Automotive Update, Winter 2010
News comes of different types of motor vehicles which may soon find their way onto the American road.
Ford was looking to offer an electric car for California. The fully electric North American Think City will be license-built by a company partially owned by Think, NV in Norway. The RV Capital of the World has suffered considerably this decade and this arrangement shall consume some of their existing capacity and idle expertise. 100-mile range, top speed 62 mph, may be on offer for the 2012 model year.
Tata Motors of India intends to offer the Nano in the United States, and almost certainly throughout the NAFTA zone “within three years”. This is expected to be the Nano Europa variant with a .9-liter, three-cylinder engine and higher specification than the Indian native. Because of Tata’s long standing relationship with Fiat, this may have some tie (sales, distribution, or production) with Chrysler. However, Tata operates Jaguar and Land Rover whose dealers may wish to acquire a low-priced, higher volume line in these fiscally conservative times.
The Nano is intended to be license-built. If production is in Mexico, the Nano may also export to Brazil
without punitive tariffs. Chrysler has excess capacity in Mexico today. If the Tata Nano Europa prospective specifications make production we shall see a four-passenger, four-door coupe with a five-speed manual automatic* transmission, and a limited top-speed around 68 mph or 110 kph. Fuel economy should be in the upper 40s in the EPA urban cycle. If the projected price for Nano Europa in the UK holds, the car would start at $6500 in the US.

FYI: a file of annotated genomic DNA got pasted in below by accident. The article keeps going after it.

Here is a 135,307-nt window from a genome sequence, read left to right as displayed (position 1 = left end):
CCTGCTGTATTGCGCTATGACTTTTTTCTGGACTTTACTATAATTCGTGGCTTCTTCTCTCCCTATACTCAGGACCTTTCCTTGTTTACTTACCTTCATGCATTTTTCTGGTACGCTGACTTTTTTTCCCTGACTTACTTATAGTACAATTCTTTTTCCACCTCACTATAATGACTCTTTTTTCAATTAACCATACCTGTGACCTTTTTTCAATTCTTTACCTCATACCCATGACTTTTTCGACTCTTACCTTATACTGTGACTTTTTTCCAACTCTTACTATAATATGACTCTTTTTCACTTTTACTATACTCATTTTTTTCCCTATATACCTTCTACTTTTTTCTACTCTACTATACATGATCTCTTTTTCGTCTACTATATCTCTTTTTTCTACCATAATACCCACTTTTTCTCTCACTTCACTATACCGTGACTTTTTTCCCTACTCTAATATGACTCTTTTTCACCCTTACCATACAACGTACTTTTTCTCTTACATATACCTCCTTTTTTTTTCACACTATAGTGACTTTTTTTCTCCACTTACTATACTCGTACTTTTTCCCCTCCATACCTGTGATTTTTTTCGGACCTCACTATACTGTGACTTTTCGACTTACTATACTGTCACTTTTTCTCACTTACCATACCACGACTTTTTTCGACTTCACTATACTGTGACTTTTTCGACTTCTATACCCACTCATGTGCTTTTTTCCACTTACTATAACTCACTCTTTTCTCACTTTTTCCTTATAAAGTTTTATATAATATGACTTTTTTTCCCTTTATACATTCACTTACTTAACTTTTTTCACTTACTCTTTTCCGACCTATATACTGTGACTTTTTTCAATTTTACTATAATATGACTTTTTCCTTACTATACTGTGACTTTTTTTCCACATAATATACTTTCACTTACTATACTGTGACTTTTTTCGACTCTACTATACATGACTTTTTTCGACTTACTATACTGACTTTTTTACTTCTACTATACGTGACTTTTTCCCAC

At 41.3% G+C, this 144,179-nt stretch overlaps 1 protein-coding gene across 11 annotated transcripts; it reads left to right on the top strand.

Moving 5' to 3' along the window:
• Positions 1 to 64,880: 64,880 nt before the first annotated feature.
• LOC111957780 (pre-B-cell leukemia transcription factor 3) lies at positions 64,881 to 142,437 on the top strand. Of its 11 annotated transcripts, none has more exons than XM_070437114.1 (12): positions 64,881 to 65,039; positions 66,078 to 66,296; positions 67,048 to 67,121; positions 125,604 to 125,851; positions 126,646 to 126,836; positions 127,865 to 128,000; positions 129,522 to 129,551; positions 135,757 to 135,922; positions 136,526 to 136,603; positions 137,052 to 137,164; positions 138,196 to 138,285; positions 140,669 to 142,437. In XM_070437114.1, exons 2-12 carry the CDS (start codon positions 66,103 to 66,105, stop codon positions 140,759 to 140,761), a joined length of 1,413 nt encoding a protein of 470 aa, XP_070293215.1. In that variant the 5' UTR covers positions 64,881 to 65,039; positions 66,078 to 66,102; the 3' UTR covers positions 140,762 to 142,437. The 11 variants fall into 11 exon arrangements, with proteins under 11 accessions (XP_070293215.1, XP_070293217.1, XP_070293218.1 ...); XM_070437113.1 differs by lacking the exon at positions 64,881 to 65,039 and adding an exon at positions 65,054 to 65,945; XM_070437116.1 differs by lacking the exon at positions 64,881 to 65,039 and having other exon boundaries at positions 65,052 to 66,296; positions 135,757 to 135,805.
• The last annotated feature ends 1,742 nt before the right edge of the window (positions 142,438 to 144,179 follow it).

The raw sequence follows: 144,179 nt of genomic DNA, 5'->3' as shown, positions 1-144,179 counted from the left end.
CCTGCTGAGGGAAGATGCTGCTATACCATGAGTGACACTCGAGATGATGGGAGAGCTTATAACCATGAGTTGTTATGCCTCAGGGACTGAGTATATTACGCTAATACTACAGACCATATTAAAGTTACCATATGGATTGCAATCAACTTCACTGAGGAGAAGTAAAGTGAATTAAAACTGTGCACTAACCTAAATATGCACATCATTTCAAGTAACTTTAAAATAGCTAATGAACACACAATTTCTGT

The Wall Street Journal, and only News Corporation’s The Wall Street Journal, projects that the Renault-Nissan Alliance shall introduce Renault-Dacia Logan in the United States. This car is currently sold in Mexico as Nissan Aprio. WSJ proposes this car would be sold under the revived Renault brand in the United States; the final AMC-built, Renault-branded-and-designed car was built during 1988. It is not clear why Renault would be revived in the United States rather than selling the car through the existing Nissan network.
The Logan is an interesting product discussed elsewhere on this blog. Initially designed to be a rugged, simple
and modern car for sale in Eastern Europe, Renault is selling them in many countries including Western Europe where they move all they can import. Logan is a simple car purchased by people seeking a practical transportation device. The single chassis is available with sedan, estate or station wagon, hatchback, crossover, SUV, van or pick up bodies with the same engine and transmission options. These include 1.6 liter gas and diesel engines with both manual and CV transmissions. Based upon pricing in the UK, the Logan sedan could sell for $8500 in the States.
The hatchback is called Sandero. Its crossover sibling called Sandero Stepway. The SUV is called Duster. The seven-passenger estate isn’t really a station wagon, but a “Multi-Convivial Vehicle”. Nonetheless, they are all essentially the same vehicle built in the same factories.
Hyundai and Kia are reporting excellent numbers in the depressed economy with their basic vehicles proving most popular. Perhaps the time has come for basic transportation to become available in the American marketplace. With some entire lines of vehicles gone, and many dealers losing their franchise to sell a particular make, these new products may find a gracious reception among those who deal in automobiles. Good, basic cars soon may be tolerated among the arbiters of which vehicles sell in the United States.
* I re-reviewed the stats of Tata Nano Europa and made a correction, 06 Jan